In a press conference Friday morning, Ferguson Police Chief Thomas Jackson identified Darren Wilson as the officer who shot and killed unarmed black teenager Michael Brown on August 9. Jackson also released documents that claim Brown was killed following a robbery, in which he was suspected of stealing a box of cigars from a convenience store.
The Associated Press reported that some members of the Ferguson, Missouri, community who gathered to watch the press conference responded to the report of the robbery with anger and incredulity. Brown’s uncle, Bernard Ewing, also questioned whether Wilson truly suspected his nephew of the robbery, adding that, even if Wilson did believe Mr. Brown stole the cigars: “It still doesn’t justify shooting him when he puts his hands up. You still don’t shoot him in the face.”
“Because he was unarmed at the time of the shooting … we don’t even really need to know whether he had any sort of criminal background,” said Stacia Brown of ColorLines, in a conversation Thursday with the PBS NewsHour’s Hari Sreenivasan about the social media response to the shooting.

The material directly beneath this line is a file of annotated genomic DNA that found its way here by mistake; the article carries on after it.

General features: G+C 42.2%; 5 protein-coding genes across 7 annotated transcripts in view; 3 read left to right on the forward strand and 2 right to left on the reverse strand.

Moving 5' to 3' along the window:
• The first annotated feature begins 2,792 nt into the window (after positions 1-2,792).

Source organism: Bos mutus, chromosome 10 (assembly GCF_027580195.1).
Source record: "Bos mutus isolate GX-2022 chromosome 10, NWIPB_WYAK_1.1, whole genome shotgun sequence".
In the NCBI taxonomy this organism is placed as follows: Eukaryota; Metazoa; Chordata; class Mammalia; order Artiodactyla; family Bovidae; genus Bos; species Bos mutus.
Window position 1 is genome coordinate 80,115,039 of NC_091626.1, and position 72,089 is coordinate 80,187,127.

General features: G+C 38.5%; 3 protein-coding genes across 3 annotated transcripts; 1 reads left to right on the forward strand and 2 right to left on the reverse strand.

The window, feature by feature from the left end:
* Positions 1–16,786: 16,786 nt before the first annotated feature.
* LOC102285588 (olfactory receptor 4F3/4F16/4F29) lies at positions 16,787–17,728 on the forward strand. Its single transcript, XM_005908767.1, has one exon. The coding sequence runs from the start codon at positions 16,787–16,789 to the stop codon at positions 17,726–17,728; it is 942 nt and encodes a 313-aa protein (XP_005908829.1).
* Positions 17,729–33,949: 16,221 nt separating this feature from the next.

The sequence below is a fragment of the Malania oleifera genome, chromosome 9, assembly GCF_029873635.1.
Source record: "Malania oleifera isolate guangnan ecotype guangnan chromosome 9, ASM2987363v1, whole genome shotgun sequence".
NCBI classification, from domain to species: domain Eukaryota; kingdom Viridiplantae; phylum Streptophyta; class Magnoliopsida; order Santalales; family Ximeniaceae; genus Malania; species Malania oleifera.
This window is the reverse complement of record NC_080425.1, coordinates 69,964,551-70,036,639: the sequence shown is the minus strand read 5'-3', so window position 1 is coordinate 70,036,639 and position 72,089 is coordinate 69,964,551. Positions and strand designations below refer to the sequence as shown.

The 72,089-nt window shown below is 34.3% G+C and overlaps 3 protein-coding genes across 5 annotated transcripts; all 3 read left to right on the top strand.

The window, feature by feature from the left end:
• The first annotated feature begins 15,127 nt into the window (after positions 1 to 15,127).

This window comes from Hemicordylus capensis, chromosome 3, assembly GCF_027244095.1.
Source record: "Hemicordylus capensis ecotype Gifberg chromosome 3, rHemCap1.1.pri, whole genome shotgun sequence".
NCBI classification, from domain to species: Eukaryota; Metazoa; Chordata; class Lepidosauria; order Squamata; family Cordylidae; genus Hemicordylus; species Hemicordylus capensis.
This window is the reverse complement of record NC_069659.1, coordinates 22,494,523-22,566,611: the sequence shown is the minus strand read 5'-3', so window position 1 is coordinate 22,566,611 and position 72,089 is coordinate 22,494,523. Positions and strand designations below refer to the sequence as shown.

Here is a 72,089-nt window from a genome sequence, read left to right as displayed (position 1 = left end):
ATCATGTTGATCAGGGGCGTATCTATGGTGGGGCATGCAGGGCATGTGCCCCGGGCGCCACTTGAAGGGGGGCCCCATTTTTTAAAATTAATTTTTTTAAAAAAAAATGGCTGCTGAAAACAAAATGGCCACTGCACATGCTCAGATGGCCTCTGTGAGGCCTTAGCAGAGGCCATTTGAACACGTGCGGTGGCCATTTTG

Many have turned to Facebook and Twitter to criticize the mainstream media’s coverage of the shooting, and in particular the use of photos that make the 18-year-old victim appear threatening.
Social media has changed the conversation on issues of race and justice, according to Stacia Brown (no relation to Michael Brown). She claims that the visual nature of platforms such as Twitter allows users to document instances of racism and injustice, providing evidence that such incidents occur more often than mainstream media coverage might suggest.
Brown says the accessibility of the internet empowers individuals to speak out, while its anonymity emboldens them to share experiences they may not be comfortable sharing with their immediate community.
“Social media is a great way to amplify voices that would not otherwise be amplified.”
View PBS NewsHour’s complete coverage of situation in Ferguson, Missouri, on our YouTube channel: